Sometimes, a series hits its stride in unusual ways. For “The Power of Shazam,” less reliance on Freddie, arguably the best character in the book, an ‘Elseworlds’-style arc, and guest stars really made the difference. These are the most consistent issues of the series thus far, and are super fun.
Written by Jerry Ordway
Penciled by Peter Krause and Dick Giordano
Inked by Mike Manley and Dick Giordano
Colored by Glenn Whitmore
Lettered by John Costanza[Issue #25 solicitation]
Introducing The Marvel Family ’97! Something’s rotten in Fawcett City. C.C. Batson is the Big Red Cheese? Sivana is the city mayor? The power of Shazam is in jeopardy and what happens next is anyone’s guess!
The first two issue of this batch are guest-star showcases, with Plastic Man and Batman getting the nod. Each issue nicely highlights its guest, but keeps enough of the Shazam-focus to make it not feel out of place or like the guest star is taking over the issue. Neither story is super memorable in the great scheme of great team ups, but both work well, and both involve “Muscles” McGinnis, the undercover cop from the first arc, and both extend his story nicely. I’m still not entire sure why he’s in the book, but it is a nice tether to Fawcett as a locale, something that will come into play a little later.
These two issues, taken especially with #29, show just how versatile Krause, Manley, and Whitmore are as a visual team. The Bat-issue was sufficiently dark and shadowy, the Plas issue silly and, with #29’s introduction to Hoppy, incredibly goofy and childish. There isn’t enough space here to go into just how impressive the crew is, going from tone to tone with ease, and without giving the reader cognitive whiplash. We’ll talk more about #29 towards the end of the review, but the fact that, with only planned/thematic breaks, this team was able to create such a rich world, and one that could feel so different from issue to issue, is really special.
But the real meat of these issues is the #25-27 block where there is some timestream madness going on. Due to Dr. Sivana traveling through time to talk to his younger self, he is able to prevent the Batsons from dying, and get elected as Mayor of Fawcett City. This leads to Billy and Mary’s parents being the Captains Marvel, and we get to experience their exploits through the eyes of their kids.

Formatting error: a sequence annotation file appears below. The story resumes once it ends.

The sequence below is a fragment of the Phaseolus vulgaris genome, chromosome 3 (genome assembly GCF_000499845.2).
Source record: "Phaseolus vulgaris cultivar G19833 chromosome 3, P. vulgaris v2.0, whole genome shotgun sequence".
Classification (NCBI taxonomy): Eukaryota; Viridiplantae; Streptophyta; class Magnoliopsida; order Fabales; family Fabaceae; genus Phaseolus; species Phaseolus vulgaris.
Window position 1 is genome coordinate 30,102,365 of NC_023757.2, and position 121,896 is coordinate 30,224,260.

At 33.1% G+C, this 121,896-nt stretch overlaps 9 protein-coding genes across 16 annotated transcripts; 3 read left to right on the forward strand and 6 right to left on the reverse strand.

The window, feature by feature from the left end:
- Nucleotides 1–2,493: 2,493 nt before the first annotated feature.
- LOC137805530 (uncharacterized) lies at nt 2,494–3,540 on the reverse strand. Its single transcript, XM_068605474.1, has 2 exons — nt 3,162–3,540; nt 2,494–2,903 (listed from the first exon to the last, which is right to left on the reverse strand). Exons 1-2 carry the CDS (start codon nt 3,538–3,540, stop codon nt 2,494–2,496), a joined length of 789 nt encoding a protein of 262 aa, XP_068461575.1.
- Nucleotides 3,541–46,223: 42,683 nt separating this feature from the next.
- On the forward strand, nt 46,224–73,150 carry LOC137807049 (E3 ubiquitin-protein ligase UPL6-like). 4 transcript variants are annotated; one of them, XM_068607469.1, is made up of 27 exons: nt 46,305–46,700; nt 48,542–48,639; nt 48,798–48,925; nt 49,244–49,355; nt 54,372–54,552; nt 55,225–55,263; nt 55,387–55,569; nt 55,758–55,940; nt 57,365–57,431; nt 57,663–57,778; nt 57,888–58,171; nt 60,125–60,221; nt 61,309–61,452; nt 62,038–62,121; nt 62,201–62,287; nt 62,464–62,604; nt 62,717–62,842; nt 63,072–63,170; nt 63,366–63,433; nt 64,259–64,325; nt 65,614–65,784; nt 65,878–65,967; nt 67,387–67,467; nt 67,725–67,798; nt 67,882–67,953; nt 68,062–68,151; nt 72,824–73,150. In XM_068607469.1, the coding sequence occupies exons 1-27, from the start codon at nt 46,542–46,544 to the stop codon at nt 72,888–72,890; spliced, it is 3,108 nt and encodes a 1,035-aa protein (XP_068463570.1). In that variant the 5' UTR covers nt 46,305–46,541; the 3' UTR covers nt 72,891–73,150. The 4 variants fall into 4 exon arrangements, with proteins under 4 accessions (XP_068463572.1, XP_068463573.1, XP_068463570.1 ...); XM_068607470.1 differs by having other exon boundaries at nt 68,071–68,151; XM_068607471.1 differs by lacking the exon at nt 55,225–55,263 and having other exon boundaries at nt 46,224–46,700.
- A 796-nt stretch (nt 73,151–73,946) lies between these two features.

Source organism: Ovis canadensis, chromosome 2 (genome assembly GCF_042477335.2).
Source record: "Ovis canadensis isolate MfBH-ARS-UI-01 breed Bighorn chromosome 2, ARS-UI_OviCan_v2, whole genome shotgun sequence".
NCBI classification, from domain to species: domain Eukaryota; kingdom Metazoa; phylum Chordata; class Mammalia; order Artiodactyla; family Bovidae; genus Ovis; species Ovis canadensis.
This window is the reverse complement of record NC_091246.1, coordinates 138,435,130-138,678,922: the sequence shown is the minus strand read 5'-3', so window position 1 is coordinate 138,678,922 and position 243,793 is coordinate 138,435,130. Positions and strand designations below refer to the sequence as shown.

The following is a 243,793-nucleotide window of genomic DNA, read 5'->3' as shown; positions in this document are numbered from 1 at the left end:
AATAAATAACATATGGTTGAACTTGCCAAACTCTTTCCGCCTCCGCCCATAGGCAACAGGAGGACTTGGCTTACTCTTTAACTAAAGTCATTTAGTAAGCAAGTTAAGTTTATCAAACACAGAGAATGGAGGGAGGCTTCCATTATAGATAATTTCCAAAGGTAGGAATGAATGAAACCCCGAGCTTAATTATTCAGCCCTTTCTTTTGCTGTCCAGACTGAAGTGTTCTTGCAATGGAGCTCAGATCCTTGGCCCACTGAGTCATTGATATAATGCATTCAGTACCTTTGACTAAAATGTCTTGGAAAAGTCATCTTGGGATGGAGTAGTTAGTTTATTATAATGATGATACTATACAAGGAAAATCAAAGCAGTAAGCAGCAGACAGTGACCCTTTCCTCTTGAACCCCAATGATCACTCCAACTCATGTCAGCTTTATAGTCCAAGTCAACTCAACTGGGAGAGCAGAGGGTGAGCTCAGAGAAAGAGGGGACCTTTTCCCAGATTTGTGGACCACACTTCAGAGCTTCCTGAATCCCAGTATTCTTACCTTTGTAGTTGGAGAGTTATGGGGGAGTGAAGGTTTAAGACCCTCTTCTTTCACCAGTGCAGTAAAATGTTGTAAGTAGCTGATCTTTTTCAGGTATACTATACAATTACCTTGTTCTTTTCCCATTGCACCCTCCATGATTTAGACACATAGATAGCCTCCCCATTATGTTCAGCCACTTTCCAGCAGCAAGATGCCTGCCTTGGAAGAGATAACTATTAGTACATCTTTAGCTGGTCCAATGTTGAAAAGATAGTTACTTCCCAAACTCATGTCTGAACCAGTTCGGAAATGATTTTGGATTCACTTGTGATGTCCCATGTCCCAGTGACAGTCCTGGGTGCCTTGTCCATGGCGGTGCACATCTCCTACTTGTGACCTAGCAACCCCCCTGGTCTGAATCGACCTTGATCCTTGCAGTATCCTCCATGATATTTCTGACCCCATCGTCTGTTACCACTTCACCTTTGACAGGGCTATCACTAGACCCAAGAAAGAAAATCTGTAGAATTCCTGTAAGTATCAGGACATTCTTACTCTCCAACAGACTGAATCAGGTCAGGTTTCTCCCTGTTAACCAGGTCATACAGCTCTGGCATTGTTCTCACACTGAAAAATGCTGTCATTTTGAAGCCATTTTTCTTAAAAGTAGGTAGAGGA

These types of stories are transparently temporary and usually pretty easy to predict, but that doesn’t make this any less moving. Seeing both Billy and Mary’s love for their parents, as well as the selfless act of C.C. Batson to set all of this right, is really tender. This story doesn’t really do anything for the overarching story except give Mary a new costume, but it does allow the reader to see a little bit of the pre-Shazam life of Billy and Mary, and that has value in this story.
It also sets up the new status quo where Billy is adopted by Mary’s adoptive parents. Billy and his new stepdad clash a bit, but mainly just because Billy is used to coming and going as he pleases, without having to answer to anyone. Plus, he’s not sneaking out to smoke doobies under a bridge, he’s sneaking out to be Captain Marvel, so the stepdad sort of comes off as a dick, but how could he know?
The last three issues of this batch are all interesting for different reasons. First, the string of legendary guest artists continues with Dick Giordano drawing a Mary-focused issue #28. The series keeps showing us that, while she may not be the first, there is little doubt that Mary is the most effective Captain Marvel. Her heroism and bravery have been on display the entire time, and Giordano does a nice job bringing her into the forefront.
Hoppy, the Marvel Bunny, is introduced in a surreal #29. Whether or not most of this issue actually happens is up for debate, but suffice to say Krause and Manley do an incredible job turning the book into an all-ages romp for 15 or so pages. When they mix the animal characters and the humans, they really manage to thread the needle for both styles. It’s something to behold.Continued below
Finally, issue #30 is the saddest Uncle Dudley series you’ve ever read. It’s a bold move for Ordway to make him an alcoholic with jealousy and hate in his heart. Dudley is an incredibly complex character here, but also impossibly sad. He’s lonely with Billy now in the ‘burbs and Tawny filming movies, and so he turns to drink to console him. It’s a very human story, and for a character that was historically used for old and fat jokes, it’s quite the turn.
– Billy is a tool of the military industrial complex in #23, essentially siding with the government over scientists trying to rid the world of nuclear waste. Billy, subscribe to Chapo.
– There’s a fun C.C. Batson/Spy Smasher story, but it begs the question, just how old were the Batsons when they had kids? If they’re supposed to be teenagers in the 90s, they couldn’t have been born much before the late 70s, which means that they were at least in the 40s, since C.C. was an adult on expeditions during the Eisenhower presidency.
– Hey, Waverider and Rip Hunter!
– Here’s a cameo you never saw coming: Bibbo’s professor brother! Yes, you read that correctly.
– There’s almost no Freddie in these issues, and while that’s a bad thing in general, it gives Mary a chance at the spotlight, and no one should be too upset over that.
Next week: “Genesis!”